|Team: Seattle Mariners||Opening Day: July 15, 1999|
|Capacity: 47,447||Dimensions: LF 331 CF 405 RF 326|
|Surface: Kentucky bluegrass and ryegrass||Owner: Washington - King County Stadium Authority|
|Architect: NBBJ (Seattle)||Cost: $518 million|
On March 30, 1994, King County executive, Gary Locke, got nervous about the Mariners. He figured if he didn't help them build a new stadium, they would move on to greener pastures, even though Seattle is pretty green. The task force recommended that the public help fund the stadium and suggest a sales tax increase of 0.1%. In September 1995, this measure was voted down. On October 14, 1995, a special session of the Washington State legislature was called and approved a new funding package. This deal consisted of a credit against state sales tax, Washington Lottery funds, a 0.3% restaurant and bar tax, special license plates, and a stadium admission tax. The King County Council voted to approve this measure and created the Public Facilities District which would oversee construction. On March 8, 1997, construction officially began and the park opened July 15, 1999.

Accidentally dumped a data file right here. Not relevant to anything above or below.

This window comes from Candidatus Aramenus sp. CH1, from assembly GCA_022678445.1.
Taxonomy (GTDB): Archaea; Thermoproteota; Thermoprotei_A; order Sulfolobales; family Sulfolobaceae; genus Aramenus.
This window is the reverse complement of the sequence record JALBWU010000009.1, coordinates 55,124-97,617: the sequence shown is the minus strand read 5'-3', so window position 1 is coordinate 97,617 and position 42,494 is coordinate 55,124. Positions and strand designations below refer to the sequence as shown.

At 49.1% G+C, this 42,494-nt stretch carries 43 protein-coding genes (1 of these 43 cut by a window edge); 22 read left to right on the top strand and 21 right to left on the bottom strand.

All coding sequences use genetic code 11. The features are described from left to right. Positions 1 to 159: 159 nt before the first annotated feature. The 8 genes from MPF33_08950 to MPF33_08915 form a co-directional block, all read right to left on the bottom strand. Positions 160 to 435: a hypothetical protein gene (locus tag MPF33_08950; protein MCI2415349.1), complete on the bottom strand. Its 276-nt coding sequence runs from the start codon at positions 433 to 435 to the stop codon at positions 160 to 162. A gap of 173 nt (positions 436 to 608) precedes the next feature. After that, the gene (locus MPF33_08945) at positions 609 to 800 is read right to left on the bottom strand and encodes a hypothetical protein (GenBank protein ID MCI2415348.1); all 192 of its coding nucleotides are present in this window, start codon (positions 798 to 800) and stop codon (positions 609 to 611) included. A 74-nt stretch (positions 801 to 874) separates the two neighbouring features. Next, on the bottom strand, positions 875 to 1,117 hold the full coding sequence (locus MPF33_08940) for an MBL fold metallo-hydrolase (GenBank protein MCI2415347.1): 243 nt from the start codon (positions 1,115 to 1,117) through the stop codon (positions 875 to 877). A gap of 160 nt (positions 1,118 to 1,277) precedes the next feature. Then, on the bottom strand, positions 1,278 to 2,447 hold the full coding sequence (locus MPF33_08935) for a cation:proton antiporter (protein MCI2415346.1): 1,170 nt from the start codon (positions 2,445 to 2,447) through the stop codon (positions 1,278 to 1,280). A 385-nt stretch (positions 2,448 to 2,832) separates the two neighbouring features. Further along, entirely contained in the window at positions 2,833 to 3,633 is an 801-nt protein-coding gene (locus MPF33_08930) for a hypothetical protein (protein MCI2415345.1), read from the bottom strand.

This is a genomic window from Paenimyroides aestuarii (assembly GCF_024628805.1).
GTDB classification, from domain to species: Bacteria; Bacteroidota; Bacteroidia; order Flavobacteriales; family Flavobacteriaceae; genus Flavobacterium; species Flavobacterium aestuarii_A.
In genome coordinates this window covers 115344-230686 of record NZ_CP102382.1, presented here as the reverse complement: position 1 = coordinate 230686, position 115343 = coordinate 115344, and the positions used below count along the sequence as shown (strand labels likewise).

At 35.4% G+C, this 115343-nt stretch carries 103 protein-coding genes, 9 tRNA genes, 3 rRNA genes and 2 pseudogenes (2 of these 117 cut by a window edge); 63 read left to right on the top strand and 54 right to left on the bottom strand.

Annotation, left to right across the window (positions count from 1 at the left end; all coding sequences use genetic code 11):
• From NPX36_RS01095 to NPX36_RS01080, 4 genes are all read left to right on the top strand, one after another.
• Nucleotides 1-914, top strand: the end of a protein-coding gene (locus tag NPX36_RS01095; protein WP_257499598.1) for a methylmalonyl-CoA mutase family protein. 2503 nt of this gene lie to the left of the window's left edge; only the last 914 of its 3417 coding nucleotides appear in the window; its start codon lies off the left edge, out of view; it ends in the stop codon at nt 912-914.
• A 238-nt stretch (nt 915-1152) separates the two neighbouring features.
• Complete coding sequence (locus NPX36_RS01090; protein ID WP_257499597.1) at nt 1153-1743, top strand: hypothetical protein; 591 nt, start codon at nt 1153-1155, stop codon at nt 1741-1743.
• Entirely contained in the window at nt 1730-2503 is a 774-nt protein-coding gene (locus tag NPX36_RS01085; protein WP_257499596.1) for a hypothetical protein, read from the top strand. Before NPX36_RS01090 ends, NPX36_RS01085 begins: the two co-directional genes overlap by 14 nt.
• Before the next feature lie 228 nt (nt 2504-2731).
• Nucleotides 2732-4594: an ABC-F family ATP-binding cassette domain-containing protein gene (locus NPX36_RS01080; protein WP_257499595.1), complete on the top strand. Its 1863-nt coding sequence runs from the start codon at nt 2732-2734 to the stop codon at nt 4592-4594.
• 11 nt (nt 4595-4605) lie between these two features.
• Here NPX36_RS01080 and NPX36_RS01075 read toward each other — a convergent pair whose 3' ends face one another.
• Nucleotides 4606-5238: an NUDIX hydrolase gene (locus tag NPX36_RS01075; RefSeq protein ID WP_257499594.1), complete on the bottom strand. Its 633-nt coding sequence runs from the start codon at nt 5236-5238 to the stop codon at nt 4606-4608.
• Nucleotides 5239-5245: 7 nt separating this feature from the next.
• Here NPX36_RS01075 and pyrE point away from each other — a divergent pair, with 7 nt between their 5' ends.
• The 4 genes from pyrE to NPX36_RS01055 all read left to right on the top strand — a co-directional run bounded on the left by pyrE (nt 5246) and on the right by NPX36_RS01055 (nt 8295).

This is a very well done park. It is comfortable and there are good views of the playing field from the concourses. There is also a Mariners Hall of Fame in the park which is nice. The park has a very open feel too it. The retractable roof is unique in a sense that even though it covers the field during rain, the sides are still open to allow the elements in, thus creating an outdoor feel to the ballpark during all kinds of weather. Railroad tracks located beyond right field can make for a noisy game when they come through and blow their horns, loudly.
Mariners' retired number is:
© 2007-17 Paul Healey.